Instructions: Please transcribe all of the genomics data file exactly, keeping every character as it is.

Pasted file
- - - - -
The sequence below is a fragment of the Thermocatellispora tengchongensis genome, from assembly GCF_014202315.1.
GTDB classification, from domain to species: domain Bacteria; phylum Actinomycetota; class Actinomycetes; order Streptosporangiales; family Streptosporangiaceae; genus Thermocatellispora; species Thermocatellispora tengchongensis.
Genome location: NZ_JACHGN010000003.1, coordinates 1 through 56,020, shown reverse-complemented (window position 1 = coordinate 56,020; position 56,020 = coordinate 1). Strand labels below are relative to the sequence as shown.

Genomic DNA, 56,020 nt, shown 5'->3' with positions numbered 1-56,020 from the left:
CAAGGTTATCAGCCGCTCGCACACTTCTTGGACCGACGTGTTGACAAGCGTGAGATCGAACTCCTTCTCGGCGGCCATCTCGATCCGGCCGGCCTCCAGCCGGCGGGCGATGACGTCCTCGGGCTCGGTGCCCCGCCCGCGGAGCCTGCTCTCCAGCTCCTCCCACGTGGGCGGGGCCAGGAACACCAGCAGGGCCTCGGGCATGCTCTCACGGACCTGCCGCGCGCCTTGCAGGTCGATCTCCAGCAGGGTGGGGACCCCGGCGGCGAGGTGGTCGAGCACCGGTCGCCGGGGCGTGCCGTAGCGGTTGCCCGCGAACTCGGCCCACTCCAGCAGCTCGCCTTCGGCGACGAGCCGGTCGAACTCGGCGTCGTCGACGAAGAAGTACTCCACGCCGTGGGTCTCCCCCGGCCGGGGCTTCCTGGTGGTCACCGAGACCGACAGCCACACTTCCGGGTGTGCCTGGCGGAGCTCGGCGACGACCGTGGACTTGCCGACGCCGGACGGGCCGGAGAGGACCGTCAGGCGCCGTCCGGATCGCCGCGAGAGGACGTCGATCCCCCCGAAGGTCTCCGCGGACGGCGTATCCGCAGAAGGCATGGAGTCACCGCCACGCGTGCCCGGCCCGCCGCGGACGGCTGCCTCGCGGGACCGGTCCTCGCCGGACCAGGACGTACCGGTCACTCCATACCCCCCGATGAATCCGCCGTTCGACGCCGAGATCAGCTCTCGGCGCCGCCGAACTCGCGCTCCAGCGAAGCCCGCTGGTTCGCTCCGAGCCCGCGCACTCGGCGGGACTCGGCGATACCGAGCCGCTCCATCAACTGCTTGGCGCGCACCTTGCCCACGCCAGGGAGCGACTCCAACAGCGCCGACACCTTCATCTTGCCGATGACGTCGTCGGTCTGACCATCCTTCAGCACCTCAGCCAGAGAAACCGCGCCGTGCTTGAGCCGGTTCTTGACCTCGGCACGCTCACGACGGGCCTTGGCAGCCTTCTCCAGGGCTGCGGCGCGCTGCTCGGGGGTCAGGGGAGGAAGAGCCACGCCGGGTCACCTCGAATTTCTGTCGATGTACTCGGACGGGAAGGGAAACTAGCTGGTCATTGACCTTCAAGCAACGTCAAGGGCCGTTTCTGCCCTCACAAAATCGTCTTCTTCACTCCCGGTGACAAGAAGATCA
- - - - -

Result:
The sequence below is a fragment of the Thermocatellispora tengchongensis genome, from assembly GCF_014202315.1.
GTDB classification, from domain to species: domain Bacteria; phylum Actinomycetota; class Actinomycetes; order Streptosporangiales; family Streptosporangiaceae; genus Thermocatellispora; species Thermocatellispora tengchongensis.
Genome location: NZ_JACHGN010000003.1, coordinates 1 through 56,020, shown reverse-complemented (window position 1 = coordinate 56,020; position 56,020 = coordinate 1). Strand labels below are relative to the sequence as shown.

Genomic DNA, 56,020 nt, shown 5'->3' with positions numbered 1-56,020 from the left:
CAAGGTTATCAGCCGCTCGCACACTTCTTGGACCGACGTGTTGACAAGCGTGAGATCGAACTCCTTCTCGGCGGCCATCTCGATCCGGCCGGCCTCCAGCCGGCGGGCGATGACGTCCTCGGGCTCGGTGCCCCGCCCGCGGAGCCTGCTCTCCAGCTCCTCCCACGTGGGCGGGGCCAGGAACACCAGCAGGGCCTCGGGCATGCTCTCACGGACCTGCCGCGCGCCTTGCAGGTCGATCTCCAGCAGGGTGGGGACCCCGGCGGCGAGGTGGTCGAGCACCGGTCGCCGGGGCGTGCCGTAGCGGTTGCCCGCGAACTCGGCCCACTCCAGCAGCTCGCCTTCGGCGACGAGCCGGTCGAACTCGGCGTCGTCGACGAAGAAGTACTCCACGCCGTGGGTCTCCCCCGGCCGGGGCTTCCTGGTGGTCACCGAGACCGACAGCCACACTTCCGGGTGTGCCTGGCGGAGCTCGGCGACGACCGTGGACTTGCCGACGCCGGACGGGCCGGAGAGGACCGTCAGGCGCCGTCCGGATCGCCGCGAGAGGACGTCGATCCCCCCGAAGGTCTCCGCGGACGGCGTATCCGCAGAAGGCATGGAGTCACCGCCACGCGTGCCCGGCCCGCCGCGGACGGCTGCCTCGCGGGACCGGTCCTCGCCGGACCAGGACGTACCGGTCACTCCATACCCCCCGATGAATCCGCCGTTCGACGCCGAGATCAGCTCTCGGCGCCGCCGAACTCGCGCTCCAGCGAAGCCCGCTGGTTCGCTCCGAGCCCGCGCACTCGGCGGGACTCGGCGATACCGAGCCGCTCCATCAACTGCTTGGCGCGCACCTTGCCCACGCCAGGGAGCGACTCCAACAGCGCCGACACCTTCATCTTGCCGATGACGTCGTCGGTCTGACCATCCTTCAGCACCTCAGCCAGAGAAACCGCGCCGTGCTTGAGCCGGTTCTTGACCTCGGCACGCTCACGACGGGCCTTGGCAGCCTTCTCCAGGGCTGCGGCGCGCTGCTCGGGGGTCAGGGGAGGAAGAGCCACGCCGGGTCACCTCGAATTTCTGTCGATGTACTCGGACGGGAAGGGAAACTAGCTGGTCATTGACCTTCAAGCAACGTCAAGGGCCGTTTCTGCCCTCACAAAATCGTCTTCTTCACTCCCGGTGACAAGAAGATCA